"# Lab 4 - Data"
   ]
},
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   "cell_type": "code",
   "execution_count": 1,
   "metadata": {},
   "outputs": [],
   "source": [
    "%matplotlib inline"
   ]
},
{
   "cell_type": "markdown",
   "metadata": {},
   "source": [
    "The special command above will make all the `matplotlib` images appear in the notebook."
   ]
},
{
   "cell_type": "markdown",
   "metadata": {},
   "source": [
    "## Directions\n",
    "\n",
    "**Failure to follow the directions will result in a \"0\"**\n",
    "\n"
   ]
},
{
   "cell_type": "markdown",
   "metadata": {},
   "source": [
    "### General Instructions\n",
    "\n",
    "1. You will be submitting your assignment to Blackboard.\n",
    "    \n",
    "This assignment has many files. You should include in your zip file:\n",
    "\n",
    "    1. main.ipynb - this file and your queries/reporting code.\n",
    "    2. hurricanes.py - your preprocessing and data writing file.\n",
    "    3. hurricanes.html - the local copy of the Wikipedia page.\n",
    "    4. hurricanes.db - the SQLite database you create.\n",
    "    5. hurricans.sql - the DDL commands to create your database.\n",
    "    \n",
    "Put all of these files in a directory/folder named main and zip it (only use Zip compression, nothing else). Submit your zip file to Blackboard.\n",
    "    \n",
    "2. Data Science is as much about what you write (communicating) as the code you execute (researching). In many places, you will be required to execute code and discuss both the purpose and the result. Additionally, Data Science is about reproducibility and transparency. This includes good communication with your team and possibly with yourself. Therefore, you must show **all** work.\n",
    "\n",
    "3. Avail yourself of the Markdown/Codecell nature of the notebook. If you don't know about Markdown, look it up. Your notebooks should not look like ransom notes. Don't make everything bold. Clearly indicate what question you are answering.\n",
    "\n",
    "4. Submit a cleanly executed notebook. The first code cell should say `In [1]` and each successive code cell should increase by 1 throughout the notebook."
   ]
},
{
   "cell_type": "markdown",
   "metadata": {},
   "source": [
    "## Individual Submission\n",
    "\n",
    "## Getting and Storing Data\n",
    "\n",
    "This Lab is about acquiring, cleaning and storing data (commonly known as \"wrangling\") as well as doing a little bit of analysis.\n",
    "\n",
    "### Basic Outline\n",
    "\n",
    "1. Use `curl` or `wget` obtain a local copy of the following web page: Atlantic Hurricane Season ( https://en.wikipedia.org/wiki/Atlantic_hurricane_season ). You can also just visit the page and save the HTML. **include this in your submission as `hurricanes.html`**. This is important. In Spring 2016, the page was edited during the module and different people got different answers at different times. You only need to be correct with respect to your `hurricanes.html` file.\n",
    "2. create the SQLite3 database and initialize the tables. **include these files as `hurricanes.db` and `hurricanes.sql`**. We are using SQLite3 not because it is the best database in the world but because its database files are shareable.\n",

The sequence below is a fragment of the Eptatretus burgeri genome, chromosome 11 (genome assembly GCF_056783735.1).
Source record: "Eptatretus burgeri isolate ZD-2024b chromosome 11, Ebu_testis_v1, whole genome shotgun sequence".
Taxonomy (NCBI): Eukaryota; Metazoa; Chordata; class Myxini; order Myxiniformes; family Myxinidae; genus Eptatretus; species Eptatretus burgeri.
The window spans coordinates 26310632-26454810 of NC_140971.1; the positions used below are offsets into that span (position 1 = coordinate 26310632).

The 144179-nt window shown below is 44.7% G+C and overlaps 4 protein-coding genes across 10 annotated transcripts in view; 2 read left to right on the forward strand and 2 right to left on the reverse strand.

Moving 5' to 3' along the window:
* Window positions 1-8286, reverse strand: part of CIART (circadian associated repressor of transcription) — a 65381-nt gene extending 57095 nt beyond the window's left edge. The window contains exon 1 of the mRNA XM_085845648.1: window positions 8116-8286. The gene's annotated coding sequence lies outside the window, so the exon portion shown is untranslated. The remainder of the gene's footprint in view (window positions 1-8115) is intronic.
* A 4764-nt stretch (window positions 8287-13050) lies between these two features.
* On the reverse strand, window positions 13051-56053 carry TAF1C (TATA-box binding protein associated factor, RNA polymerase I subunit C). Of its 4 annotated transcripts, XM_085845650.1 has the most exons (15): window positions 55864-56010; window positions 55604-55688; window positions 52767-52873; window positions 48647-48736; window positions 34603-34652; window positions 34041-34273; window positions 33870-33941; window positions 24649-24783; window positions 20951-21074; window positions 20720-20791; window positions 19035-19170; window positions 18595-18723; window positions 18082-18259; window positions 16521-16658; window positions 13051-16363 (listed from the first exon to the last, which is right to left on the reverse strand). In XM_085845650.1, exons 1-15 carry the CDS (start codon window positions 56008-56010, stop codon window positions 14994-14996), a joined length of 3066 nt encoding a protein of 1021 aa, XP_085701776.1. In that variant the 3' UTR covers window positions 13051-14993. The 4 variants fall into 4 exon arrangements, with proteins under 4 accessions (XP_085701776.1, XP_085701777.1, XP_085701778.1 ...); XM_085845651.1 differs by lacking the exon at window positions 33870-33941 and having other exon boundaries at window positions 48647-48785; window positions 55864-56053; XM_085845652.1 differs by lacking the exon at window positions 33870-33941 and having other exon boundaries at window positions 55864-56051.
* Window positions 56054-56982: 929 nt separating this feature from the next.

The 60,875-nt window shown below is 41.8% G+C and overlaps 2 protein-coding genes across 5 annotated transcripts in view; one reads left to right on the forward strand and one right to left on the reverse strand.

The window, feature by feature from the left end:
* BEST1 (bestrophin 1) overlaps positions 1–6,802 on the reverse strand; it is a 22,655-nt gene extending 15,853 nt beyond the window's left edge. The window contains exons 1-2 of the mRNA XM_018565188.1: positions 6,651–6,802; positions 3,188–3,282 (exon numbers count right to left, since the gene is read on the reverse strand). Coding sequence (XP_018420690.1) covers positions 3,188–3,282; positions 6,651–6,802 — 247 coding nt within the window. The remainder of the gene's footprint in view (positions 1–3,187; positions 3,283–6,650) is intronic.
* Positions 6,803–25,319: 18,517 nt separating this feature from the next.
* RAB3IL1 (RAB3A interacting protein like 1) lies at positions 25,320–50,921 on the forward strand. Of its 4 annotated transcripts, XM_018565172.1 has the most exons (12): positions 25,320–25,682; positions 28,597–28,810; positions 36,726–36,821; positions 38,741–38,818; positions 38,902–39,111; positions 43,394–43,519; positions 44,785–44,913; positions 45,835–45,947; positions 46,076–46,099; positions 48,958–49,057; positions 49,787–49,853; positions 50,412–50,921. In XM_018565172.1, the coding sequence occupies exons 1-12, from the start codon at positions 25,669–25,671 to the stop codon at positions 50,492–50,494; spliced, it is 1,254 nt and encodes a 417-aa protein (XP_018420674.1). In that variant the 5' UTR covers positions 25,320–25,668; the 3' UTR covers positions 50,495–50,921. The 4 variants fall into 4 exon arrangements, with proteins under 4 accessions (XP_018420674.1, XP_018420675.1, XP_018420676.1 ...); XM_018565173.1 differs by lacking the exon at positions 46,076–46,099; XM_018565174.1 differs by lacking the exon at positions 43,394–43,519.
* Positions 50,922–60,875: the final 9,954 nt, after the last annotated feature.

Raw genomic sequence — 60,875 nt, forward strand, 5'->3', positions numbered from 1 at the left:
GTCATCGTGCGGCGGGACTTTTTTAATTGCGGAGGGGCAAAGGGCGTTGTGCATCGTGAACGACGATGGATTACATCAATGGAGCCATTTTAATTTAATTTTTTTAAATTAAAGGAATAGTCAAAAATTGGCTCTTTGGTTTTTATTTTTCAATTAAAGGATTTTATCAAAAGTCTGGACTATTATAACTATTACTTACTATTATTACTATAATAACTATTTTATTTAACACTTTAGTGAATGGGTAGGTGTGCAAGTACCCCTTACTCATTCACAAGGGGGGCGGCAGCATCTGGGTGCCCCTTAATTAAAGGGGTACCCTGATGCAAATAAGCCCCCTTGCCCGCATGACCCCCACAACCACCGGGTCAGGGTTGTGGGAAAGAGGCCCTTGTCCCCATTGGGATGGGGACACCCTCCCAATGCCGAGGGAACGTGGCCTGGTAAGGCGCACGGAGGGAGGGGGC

"3. use Beautiful Soup 4 and Python, parse the HTML file into a usable dataset. Write the data to the database. **this code should be in a file `hurricanes.py` and included in your submission** Your code should have copious comments.\n",
    "4. Write this data set to a SQLite3 database called `hurricanes.db` **include this in your submission**.\n",
    "5. Run the requested queries against the data set. **see below** The results should be **nicely formatted**.\n",
    "\n",
    "Although Wikipedia has an API, I do not what you to use it for this assignment."
   ]
},
{
   "cell_type": "markdown",
   "metadata": {},
   "source": [
    "## Learning Objectives\n",
    "\n",
    "This assignment has several learning objectives:\n",
    "\n",
    "* create a database and tables in one database type, SQLite\n",
    "* use BeautifulSoup to parse a web page.\n",
    "* use Regular Expressions to parse text to extract numbers.\n",
    "* write data to a database using SQL.\n",
    "* read data from a database using SQL.\n",
    "\n",
    "You can reference the Module links to various tutorials on these topics."
   ]
},
{
   "cell_type": "markdown",
   "metadata": {},
   "source": [
    "### Details\n",
    "\n",
    "The data is contained in many separate HTML tables. You will need to look at the raw HTML to determine how everything is laid out. Make sure you decompose the problem into nice, neat, focused functions. You should have a function that processes a table, one that processes a row, one that processes something that may be numeric.\n",
    "\n",
    "You only need to get the data from the tables starting in the 1850s but note that not all years have the same data. You only need to save the following columns. The name is parentheses is the name the column should have in the database table.\n",
    "\n",
    "- Year (`year`)\n",
    "- Number of tropical storms (`tropical_storms`)\n",
    "- Number of hurricanes (`hurricanes`)\n",
    "- Number of Major Hurricanes (`major_hurricanes`)\n",
    "- Deaths (`deaths`)\n",
    "- Damage (`damage`)\n",
    "- Notes (`notes`)\n",
    "\n",